LRO Sends its First Lunar Images to Earth
NASA's Lunar Reconnaissance Orbiter has transmitted its first images since reaching the moon on June 23. The spacecraft's two cameras, collectively known as the Lunar Reconnaissance Orbiter Camera, or LROC, were activated June 30. The cameras are working well and have returned images of a region in the lunar highlands south of Mare Nubium (Sea of Clouds)
When scarce resources become abundant, smart people treat them differently, exploiting them rather than conserving them. It feels wrong, but done right it can change the world.
Trace of Time Clock: Erases Tasks as Deadlines Pass
Pictured above is one of the most genius adaptations of the so-called "clock" that we've ever seen, and while the concept has been around for a tick, Il-Gu Cha's masterpiece is just now making its way around the expo circuit and showing itself off in a new video. Dubbed Trace of Time, this eraser-equipped timepiece is constructed primarily from glass and wipes away Dry Erase tasks as those deadlines slip away. Sure, the inability to hit the snooze on certain items could prove aggravating, but it's safe to say this is a bona fide procrastination killer at the very least. Peek the video just past the break.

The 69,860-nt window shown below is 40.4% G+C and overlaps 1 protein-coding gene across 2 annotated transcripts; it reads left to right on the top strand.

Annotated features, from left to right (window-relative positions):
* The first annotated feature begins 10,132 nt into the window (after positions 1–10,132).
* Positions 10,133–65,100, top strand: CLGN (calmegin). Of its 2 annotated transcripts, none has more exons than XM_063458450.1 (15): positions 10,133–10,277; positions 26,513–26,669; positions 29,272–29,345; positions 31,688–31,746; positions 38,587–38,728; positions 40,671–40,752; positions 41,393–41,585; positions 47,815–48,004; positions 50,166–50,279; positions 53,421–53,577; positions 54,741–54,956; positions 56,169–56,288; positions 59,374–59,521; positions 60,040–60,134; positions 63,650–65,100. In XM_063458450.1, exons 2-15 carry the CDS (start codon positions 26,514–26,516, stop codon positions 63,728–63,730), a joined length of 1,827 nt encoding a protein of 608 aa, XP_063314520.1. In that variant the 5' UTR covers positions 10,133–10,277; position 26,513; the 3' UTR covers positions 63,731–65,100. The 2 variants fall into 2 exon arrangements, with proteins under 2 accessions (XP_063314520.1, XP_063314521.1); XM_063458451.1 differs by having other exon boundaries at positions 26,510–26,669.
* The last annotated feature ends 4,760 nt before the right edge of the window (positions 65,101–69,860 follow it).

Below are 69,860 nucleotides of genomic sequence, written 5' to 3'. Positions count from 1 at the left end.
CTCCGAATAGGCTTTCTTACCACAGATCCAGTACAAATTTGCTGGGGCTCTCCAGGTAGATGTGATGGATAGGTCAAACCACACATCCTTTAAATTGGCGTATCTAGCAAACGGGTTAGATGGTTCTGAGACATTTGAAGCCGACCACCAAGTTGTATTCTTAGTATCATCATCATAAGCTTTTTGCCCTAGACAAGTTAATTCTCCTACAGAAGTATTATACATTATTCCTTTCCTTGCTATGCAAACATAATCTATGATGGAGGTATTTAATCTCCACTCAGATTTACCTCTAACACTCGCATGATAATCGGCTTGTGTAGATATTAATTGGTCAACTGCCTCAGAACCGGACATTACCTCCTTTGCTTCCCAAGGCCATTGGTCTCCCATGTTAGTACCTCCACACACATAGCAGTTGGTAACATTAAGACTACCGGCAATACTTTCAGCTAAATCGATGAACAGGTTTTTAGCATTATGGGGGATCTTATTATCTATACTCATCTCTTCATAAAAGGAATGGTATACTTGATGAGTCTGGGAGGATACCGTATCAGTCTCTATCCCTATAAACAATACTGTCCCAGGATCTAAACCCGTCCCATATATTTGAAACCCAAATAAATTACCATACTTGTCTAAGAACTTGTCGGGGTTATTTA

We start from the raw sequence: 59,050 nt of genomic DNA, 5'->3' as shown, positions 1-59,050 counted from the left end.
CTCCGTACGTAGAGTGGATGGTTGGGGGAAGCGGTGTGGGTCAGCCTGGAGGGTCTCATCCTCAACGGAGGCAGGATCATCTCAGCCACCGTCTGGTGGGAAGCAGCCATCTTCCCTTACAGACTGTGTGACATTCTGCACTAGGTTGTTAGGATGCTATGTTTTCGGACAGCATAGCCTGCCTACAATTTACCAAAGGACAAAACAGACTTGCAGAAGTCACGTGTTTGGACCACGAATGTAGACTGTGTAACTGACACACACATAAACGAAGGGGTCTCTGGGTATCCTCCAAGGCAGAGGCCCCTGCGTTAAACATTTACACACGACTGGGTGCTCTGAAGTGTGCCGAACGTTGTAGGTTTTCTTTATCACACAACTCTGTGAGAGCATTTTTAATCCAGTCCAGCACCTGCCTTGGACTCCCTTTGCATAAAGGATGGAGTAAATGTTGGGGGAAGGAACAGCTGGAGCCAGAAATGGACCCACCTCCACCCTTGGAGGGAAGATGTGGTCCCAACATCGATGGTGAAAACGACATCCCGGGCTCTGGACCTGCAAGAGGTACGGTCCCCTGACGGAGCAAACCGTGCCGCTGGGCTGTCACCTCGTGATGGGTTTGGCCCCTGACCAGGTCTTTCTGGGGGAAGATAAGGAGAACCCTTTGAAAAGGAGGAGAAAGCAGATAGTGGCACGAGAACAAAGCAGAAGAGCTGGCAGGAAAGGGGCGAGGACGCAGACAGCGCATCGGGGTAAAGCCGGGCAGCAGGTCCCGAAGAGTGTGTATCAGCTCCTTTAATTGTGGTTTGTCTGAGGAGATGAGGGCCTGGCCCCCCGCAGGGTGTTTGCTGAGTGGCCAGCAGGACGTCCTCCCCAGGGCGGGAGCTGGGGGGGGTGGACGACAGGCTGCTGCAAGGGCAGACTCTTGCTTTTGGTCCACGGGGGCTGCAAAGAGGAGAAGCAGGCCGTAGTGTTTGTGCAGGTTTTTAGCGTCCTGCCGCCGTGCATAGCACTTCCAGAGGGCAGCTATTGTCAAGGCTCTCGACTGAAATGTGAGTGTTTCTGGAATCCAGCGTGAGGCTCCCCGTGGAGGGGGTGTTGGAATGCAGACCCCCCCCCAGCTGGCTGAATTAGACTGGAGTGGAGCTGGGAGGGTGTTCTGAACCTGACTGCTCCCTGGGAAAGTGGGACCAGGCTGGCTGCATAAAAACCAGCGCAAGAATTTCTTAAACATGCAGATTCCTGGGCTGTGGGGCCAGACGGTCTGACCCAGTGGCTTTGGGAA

SSolar Blimp Takes to French Skies
A team of French engineers is preparing a test flight of a helium blimp they’ve wrapped in flexible solar panels. If it goes well, by the end of the summer the team plans to cross the English Channel in an airship they say allows unlimited flight with zero emissions. Projet Sol’R made the blimp’s frame from aluminum frame and covered it in an outer wrap made from nylon and polyethylene. The blimp is 22 meters (72 feet) long and it is powered by semi-flexible solar cells are capable of generating 2.4 kilowatts.View original post here: